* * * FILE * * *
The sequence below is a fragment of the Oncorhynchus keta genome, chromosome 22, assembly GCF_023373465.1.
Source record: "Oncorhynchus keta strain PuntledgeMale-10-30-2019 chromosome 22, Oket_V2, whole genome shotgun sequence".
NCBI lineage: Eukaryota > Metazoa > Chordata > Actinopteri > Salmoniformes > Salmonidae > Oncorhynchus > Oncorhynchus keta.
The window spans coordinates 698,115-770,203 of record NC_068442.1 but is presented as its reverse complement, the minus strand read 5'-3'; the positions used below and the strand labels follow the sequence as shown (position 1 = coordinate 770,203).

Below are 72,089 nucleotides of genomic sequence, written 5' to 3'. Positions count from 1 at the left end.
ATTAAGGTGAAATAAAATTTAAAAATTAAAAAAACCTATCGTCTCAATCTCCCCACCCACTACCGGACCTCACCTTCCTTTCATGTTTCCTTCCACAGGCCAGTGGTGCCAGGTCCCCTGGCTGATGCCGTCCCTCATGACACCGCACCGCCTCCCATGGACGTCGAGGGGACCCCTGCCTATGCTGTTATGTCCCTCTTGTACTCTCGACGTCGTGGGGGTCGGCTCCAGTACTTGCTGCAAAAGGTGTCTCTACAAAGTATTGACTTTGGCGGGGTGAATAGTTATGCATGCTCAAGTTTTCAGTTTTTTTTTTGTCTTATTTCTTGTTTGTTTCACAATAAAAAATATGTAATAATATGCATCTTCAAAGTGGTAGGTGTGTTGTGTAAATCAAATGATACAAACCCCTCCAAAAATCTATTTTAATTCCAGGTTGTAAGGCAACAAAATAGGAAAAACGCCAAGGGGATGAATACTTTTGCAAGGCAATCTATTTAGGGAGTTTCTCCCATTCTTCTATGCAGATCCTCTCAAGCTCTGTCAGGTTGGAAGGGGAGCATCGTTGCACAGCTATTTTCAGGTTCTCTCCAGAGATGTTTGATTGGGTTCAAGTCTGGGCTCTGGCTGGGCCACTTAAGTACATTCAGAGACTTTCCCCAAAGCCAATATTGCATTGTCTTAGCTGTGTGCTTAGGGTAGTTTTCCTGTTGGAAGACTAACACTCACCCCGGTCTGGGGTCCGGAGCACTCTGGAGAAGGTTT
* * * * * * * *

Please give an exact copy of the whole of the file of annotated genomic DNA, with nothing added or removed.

The sequence below is a fragment of the Oncorhynchus keta genome, chromosome 22, assembly GCF_023373465.1.
Source record: "Oncorhynchus keta strain PuntledgeMale-10-30-2019 chromosome 22, Oket_V2, whole genome shotgun sequence".
NCBI lineage: Eukaryota > Metazoa > Chordata > Actinopteri > Salmoniformes > Salmonidae > Oncorhynchus > Oncorhynchus keta.
The window spans coordinates 698,115-770,203 of record NC_068442.1 but is presented as its reverse complement, the minus strand read 5'-3'; the positions used below and the strand labels follow the sequence as shown (position 1 = coordinate 770,203).

Below are 72,089 nucleotides of genomic sequence, written 5' to 3'. Positions count from 1 at the left end.
ATTAAGGTGAAATAAAATTTAAAAATTAAAAAAACCTATCGTCTCAATCTCCCCACCCACTACCGGACCTCACCTTCCTTTCATGTTTCCTTCCACAGGCCAGTGGTGCCAGGTCCCCTGGCTGATGCCGTCCCTCATGACACCGCACCGCCTCCCATGGACGTCGAGGGGACCCCTGCCTATGCTGTTATGTCCCTCTTGTACTCTCGACGTCGTGGGGGTCGGCTCCAGTACTTGCTGCAAAAGGTGTCTCTACAAAGTATTGACTTTGGCGGGGTGAATAGTTATGCATGCTCAAGTTTTCAGTTTTTTTTTTGTCTTATTTCTTGTTTGTTTCACAATAAAAAATATGTAATAATATGCATCTTCAAAGTGGTAGGTGTGTTGTGTAAATCAAATGATACAAACCCCTCCAAAAATCTATTTTAATTCCAGGTTGTAAGGCAACAAAATAGGAAAAACGCCAAGGGGATGAATACTTTTGCAAGGCAATCTATTTAGGGAGTTTCTCCCATTCTTCTATGCAGATCCTCTCAAGCTCTGTCAGGTTGGAAGGGGAGCATCGTTGCACAGCTATTTTCAGGTTCTCTCCAGAGATGTTTGATTGGGTTCAAGTCTGGGCTCTGGCTGGGCCACTTAAGTACATTCAGAGACTTTCCCCAAAGCCAATATTGCATTGTCTTAGCTGTGTGCTTAGGGTAGTTTTCCTGTTGGAAGACTAACACTCACCCCGGTCTGGGGTCCGGAGCACTCTGGAGAAGGTTT